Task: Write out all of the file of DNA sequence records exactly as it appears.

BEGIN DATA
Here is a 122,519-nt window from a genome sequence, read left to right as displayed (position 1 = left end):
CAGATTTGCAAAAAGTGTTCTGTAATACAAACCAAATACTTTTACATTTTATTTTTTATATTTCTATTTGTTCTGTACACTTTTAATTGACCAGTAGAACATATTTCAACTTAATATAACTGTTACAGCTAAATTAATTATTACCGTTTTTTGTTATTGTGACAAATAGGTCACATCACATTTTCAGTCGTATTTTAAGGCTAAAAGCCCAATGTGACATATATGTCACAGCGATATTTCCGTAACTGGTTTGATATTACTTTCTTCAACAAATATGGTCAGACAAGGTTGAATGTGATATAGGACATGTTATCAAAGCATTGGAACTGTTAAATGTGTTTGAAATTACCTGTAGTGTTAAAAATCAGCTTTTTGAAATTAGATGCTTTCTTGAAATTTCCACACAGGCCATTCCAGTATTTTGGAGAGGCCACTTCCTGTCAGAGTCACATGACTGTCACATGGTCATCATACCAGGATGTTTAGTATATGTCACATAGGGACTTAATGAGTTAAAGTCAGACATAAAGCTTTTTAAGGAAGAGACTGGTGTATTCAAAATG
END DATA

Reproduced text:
Here is a 122,519-nt window from a genome sequence, read left to right as displayed (position 1 = left end):
CAGATTTGCAAAAAGTGTTCTGTAATACAAACCAAATACTTTTACATTTTATTTTTTATATTTCTATTTGTTCTGTACACTTTTAATTGACCAGTAGAACATATTTCAACTTAATATAACTGTTACAGCTAAATTAATTATTACCGTTTTTTGTTATTGTGACAAATAGGTCACATCACATTTTCAGTCGTATTTTAAGGCTAAAAGCCCAATGTGACATATATGTCACAGCGATATTTCCGTAACTGGTTTGATATTACTTTCTTCAACAAATATGGTCAGACAAGGTTGAATGTGATATAGGACATGTTATCAAAGCATTGGAACTGTTAAATGTGTTTGAAATTACCTGTAGTGTTAAAAATCAGCTTTTTGAAATTAGATGCTTTCTTGAAATTTCCACACAGGCCATTCCAGTATTTTGGAGAGGCCACTTCCTGTCAGAGTCACATGACTGTCACATGGTCATCATACCAGGATGTTTAGTATATGTCACATAGGGACTTAATGAGTTAAAGTCAGACATAAAGCTTTTTAAGGAAGAGACTGGTGTATTCAAAATG